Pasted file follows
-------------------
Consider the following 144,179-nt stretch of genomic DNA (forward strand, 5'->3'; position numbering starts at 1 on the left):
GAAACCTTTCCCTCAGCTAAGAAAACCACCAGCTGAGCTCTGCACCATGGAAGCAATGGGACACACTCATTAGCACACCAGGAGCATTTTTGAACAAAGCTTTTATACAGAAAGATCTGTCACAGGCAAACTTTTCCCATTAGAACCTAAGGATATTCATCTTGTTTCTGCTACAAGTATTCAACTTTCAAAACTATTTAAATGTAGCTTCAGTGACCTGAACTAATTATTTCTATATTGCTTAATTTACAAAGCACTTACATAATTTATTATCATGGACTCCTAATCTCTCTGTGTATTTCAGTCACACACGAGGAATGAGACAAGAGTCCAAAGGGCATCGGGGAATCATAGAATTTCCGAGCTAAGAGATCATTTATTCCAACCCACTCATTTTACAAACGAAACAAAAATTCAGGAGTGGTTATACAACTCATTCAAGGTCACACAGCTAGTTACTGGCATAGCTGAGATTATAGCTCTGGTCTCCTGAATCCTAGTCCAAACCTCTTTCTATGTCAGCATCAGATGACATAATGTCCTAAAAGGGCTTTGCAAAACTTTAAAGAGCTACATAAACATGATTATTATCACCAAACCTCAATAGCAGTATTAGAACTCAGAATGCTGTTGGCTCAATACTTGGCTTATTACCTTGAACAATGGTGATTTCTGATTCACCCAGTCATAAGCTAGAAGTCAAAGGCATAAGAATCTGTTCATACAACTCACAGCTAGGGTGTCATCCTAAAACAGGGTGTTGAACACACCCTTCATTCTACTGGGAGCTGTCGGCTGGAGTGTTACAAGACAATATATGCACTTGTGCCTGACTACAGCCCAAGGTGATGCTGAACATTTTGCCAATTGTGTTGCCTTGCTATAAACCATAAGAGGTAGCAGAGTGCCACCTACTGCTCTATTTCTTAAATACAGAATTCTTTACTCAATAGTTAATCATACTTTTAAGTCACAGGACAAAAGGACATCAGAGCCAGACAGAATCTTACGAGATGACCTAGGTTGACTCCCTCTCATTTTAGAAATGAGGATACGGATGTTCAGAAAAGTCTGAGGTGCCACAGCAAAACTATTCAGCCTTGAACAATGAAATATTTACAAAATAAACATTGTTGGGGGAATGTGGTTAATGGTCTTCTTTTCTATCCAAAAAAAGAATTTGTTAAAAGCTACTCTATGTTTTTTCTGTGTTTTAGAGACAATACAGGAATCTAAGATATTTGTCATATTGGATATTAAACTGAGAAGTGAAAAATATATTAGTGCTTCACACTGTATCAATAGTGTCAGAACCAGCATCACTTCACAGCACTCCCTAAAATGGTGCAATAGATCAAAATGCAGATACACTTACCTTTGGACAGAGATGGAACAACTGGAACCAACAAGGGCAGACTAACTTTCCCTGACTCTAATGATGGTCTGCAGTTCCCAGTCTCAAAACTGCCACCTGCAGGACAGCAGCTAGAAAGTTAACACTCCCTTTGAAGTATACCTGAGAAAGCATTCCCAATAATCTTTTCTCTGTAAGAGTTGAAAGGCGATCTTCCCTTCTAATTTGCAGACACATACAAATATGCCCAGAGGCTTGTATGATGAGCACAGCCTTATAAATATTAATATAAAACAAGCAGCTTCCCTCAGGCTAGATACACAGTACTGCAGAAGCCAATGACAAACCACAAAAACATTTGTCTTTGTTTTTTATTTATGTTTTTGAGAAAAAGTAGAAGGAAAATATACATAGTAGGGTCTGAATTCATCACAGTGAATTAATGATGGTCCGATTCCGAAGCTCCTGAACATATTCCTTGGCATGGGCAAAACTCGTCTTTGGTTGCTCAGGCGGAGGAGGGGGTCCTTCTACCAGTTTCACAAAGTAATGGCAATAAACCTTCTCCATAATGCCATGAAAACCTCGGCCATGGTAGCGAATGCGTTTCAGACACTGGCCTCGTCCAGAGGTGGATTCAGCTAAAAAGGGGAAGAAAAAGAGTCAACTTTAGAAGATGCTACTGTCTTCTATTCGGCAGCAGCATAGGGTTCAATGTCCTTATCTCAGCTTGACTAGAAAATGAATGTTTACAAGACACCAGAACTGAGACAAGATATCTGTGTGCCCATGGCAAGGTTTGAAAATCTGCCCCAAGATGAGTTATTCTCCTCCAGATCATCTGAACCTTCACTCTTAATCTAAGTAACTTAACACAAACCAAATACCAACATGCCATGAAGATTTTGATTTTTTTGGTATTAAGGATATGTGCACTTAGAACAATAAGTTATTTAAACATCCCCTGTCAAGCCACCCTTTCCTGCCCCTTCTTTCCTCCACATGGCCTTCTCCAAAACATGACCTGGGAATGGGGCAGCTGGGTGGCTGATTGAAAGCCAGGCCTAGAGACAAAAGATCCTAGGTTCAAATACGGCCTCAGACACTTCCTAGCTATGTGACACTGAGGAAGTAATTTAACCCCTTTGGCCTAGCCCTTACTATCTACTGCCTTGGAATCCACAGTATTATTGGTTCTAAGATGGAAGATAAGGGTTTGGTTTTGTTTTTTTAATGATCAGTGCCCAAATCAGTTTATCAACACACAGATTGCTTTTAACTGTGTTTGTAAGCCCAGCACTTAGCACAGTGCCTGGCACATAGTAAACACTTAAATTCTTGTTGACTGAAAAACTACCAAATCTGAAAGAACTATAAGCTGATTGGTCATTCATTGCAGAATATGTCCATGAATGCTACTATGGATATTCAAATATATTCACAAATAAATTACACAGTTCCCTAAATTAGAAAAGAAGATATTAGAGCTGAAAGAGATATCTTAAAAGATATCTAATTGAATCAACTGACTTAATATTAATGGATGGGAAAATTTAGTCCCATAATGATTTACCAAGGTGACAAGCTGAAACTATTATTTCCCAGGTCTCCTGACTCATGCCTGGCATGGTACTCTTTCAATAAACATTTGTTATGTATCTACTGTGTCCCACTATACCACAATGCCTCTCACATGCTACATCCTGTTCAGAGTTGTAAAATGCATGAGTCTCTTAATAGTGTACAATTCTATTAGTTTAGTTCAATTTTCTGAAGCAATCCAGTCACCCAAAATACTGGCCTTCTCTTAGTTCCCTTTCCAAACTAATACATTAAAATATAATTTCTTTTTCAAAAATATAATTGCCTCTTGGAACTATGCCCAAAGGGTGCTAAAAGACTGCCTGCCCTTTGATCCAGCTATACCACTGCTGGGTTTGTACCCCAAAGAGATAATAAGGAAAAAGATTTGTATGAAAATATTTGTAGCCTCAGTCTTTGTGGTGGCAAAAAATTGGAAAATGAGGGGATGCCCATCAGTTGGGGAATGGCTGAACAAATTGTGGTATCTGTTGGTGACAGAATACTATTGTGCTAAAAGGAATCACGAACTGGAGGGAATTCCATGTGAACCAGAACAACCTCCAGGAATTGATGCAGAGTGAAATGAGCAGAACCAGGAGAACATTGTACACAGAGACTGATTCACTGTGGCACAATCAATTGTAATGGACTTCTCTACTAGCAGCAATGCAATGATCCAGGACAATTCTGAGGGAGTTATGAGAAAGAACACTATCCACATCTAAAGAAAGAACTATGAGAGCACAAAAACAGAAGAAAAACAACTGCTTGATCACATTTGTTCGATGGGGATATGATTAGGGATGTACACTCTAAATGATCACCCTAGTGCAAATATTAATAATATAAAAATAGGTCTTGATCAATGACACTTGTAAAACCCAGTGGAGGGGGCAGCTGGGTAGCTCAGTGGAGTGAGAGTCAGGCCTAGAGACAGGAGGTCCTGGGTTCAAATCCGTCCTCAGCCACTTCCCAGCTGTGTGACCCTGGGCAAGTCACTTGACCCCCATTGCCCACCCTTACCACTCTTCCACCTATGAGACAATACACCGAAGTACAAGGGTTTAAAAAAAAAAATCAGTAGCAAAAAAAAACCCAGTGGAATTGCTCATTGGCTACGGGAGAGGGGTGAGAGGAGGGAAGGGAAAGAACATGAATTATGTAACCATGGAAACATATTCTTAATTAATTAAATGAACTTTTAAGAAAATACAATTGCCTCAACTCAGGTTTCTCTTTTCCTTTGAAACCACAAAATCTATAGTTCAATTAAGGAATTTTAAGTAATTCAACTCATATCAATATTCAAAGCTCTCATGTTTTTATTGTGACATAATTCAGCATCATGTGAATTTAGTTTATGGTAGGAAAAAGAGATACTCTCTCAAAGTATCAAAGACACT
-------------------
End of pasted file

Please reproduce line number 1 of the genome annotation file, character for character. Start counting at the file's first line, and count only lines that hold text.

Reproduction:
Consider the following 144,179-nt stretch of genomic DNA (forward strand, 5'->3'; position numbering starts at 1 on the left):